I may be a horrible design snob, but I won’t even consider purchasing a product or service unless its design is appealing. This might mean the packaging, marketing materials, the product itself, or, that traveling salesman of design elements, the logo. Now, if you’re a freelancer working on your own, you may not have enough money to pay for a professional logo design.
You don’t have to spend a lot to get something that looks like it was professionally designed. Even if your company name is just your own name, which is the case for a lot of freelancers, you should take the time to make sure it can become a recognizable brand.
A lot of people are daunted when faced with even basic design work, but, even without advanced tools, you can produce something impressive enough to work as a website header or make an otherwise blasé business card design pop. First, let’s assume your only tools are a basic office suite, and you have absolutely no drawing skill.
I once worked for a company that used PowerPoint as its primary graphics editing and layout software. It’s definitely not the ideal solution, but it does teach you how to do as much as you can with what you have. Working in Word and PowerPoint taught me that fonts and typography go a long way.
First, choose a font that looks good. It can even be a system font, as long as you steer clear of ones that feel dated and/or are overused (i.e., no Times). For example, look at this ad I did for The Southernmost Review, a friend’s journal which I help edit:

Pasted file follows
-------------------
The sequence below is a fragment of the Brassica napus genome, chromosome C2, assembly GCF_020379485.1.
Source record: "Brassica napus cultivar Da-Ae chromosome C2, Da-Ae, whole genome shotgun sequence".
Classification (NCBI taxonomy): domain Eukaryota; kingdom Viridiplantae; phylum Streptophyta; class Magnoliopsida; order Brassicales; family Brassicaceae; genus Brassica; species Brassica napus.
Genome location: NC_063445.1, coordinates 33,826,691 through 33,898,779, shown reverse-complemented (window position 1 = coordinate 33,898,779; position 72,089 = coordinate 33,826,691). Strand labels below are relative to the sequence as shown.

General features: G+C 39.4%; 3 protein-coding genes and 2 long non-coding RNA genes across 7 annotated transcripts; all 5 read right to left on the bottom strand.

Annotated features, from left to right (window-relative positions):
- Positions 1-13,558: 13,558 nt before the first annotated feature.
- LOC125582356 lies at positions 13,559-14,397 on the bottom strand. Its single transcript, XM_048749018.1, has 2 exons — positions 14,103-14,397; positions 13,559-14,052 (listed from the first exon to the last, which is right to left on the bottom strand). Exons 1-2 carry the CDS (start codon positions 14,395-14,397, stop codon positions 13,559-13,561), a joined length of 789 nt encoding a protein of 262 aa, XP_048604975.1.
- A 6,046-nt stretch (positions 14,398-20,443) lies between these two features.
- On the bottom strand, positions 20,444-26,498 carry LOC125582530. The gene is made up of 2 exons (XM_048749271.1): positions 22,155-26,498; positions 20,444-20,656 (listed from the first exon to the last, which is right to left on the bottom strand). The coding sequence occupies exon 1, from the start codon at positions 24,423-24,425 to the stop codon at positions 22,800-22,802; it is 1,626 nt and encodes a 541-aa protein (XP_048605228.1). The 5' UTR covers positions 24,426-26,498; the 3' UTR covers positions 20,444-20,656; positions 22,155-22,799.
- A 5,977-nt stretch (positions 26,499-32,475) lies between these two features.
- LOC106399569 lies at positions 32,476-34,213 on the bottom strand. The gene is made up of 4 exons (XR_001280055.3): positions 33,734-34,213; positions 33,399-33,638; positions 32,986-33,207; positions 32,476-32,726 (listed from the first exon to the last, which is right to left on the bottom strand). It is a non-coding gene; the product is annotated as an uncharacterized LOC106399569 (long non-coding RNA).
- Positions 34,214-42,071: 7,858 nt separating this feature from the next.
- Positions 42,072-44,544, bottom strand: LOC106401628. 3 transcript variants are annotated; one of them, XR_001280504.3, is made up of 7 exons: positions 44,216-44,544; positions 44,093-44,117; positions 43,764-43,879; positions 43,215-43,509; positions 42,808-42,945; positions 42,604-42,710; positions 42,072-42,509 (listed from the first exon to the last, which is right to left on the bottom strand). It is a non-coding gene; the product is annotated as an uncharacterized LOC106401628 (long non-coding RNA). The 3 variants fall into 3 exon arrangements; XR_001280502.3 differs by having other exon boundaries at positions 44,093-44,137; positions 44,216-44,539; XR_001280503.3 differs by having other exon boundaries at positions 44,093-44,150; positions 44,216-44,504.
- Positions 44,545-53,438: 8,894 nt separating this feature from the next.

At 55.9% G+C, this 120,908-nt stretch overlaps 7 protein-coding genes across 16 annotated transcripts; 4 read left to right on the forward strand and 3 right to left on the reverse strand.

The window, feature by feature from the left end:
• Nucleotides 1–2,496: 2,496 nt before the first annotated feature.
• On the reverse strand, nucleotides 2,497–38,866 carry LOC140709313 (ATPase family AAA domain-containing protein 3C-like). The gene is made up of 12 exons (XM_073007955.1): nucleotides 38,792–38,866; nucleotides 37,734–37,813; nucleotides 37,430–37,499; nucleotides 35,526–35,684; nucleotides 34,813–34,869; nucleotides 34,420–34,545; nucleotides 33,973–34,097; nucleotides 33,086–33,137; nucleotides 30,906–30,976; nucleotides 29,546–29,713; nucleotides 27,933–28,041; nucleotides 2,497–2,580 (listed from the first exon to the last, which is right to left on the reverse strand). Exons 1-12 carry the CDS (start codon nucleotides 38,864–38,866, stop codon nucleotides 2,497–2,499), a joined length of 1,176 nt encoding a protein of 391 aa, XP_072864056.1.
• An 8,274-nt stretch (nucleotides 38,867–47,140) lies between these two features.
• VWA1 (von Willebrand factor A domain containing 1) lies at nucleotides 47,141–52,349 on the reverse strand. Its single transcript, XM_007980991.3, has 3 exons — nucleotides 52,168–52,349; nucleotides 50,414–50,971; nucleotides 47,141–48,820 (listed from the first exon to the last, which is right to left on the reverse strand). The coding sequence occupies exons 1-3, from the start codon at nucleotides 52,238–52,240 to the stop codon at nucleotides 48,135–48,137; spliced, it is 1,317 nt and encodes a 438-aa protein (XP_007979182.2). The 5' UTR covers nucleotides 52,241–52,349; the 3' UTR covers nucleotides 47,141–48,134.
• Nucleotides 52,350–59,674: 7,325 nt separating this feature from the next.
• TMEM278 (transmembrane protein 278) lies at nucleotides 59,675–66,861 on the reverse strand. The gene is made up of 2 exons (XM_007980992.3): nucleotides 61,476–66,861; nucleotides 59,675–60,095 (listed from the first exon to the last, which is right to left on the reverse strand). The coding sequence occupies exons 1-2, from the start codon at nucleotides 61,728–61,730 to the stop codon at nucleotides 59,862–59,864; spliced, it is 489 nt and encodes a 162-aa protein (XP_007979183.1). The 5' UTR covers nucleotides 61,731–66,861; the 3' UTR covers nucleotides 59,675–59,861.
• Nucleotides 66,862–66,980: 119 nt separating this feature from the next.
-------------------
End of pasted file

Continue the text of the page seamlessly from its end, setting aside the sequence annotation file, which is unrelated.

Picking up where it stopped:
I used Georgia for the font, which ships with OS X, and is a nice alternative serif to Times that looks just different enough to catch people’s attention. I used three different text boxes, so that I could easily control spacing between paragraphs, and the hue of each word.
All of the text is overlaid on a simple square shape, with a gradient fill and a thin blue border. In OS X, I do a simple area screenshot using Shift-Command-4 and drag a square around the object. There are Windows freeware apps that do the same thing, like MWSnap.
If you are limited to using a basic editor like PowerPoint or Word, try playing with alternate spacing between letters, or font weight (i.e. Bold vs. Regular) to introduce visual interest without getting too complicated.
If you happen to have Flash, Photoshop, or Illustrator, it’s even easier to create a snazzy logo quickly and without hassle. Consider this logo I created for my personal blog, TheDether.net:
There’s not much too this logo, even with the addition of the graphic flair on the right. The font is Helvetica Neue, which ships with OS X, and the effects are stock Photoshop layer effects (Inner Shadow and Gradient Overlay, with blend mode set to Normal). The graphic I created separately in Photoshop, by drawing circles, warping them, and using the Gradient Overlay tool to provide the color.
Note how few layers there are. Believe me, I want this to be as simple as possible, and I’m sure you do too. I’ve expanded the layer effects so you can see how they’re applied. Note that I also tried a Drop Shadow effect, but later disabled it because I wasn’t satisfied with how it looked.
These are just a few simple examples. Often, I use a combination of Illustrator, Flash, and Photoshop to get the effect I’m after, but in most cases, it’s not necessary. In fact, if you’re just after a recognizable, uniform way to display your own name on your website, business cards, etc., you want to be as miminal as possible, so that the effect is easy to replicate no matter what programs you have access to.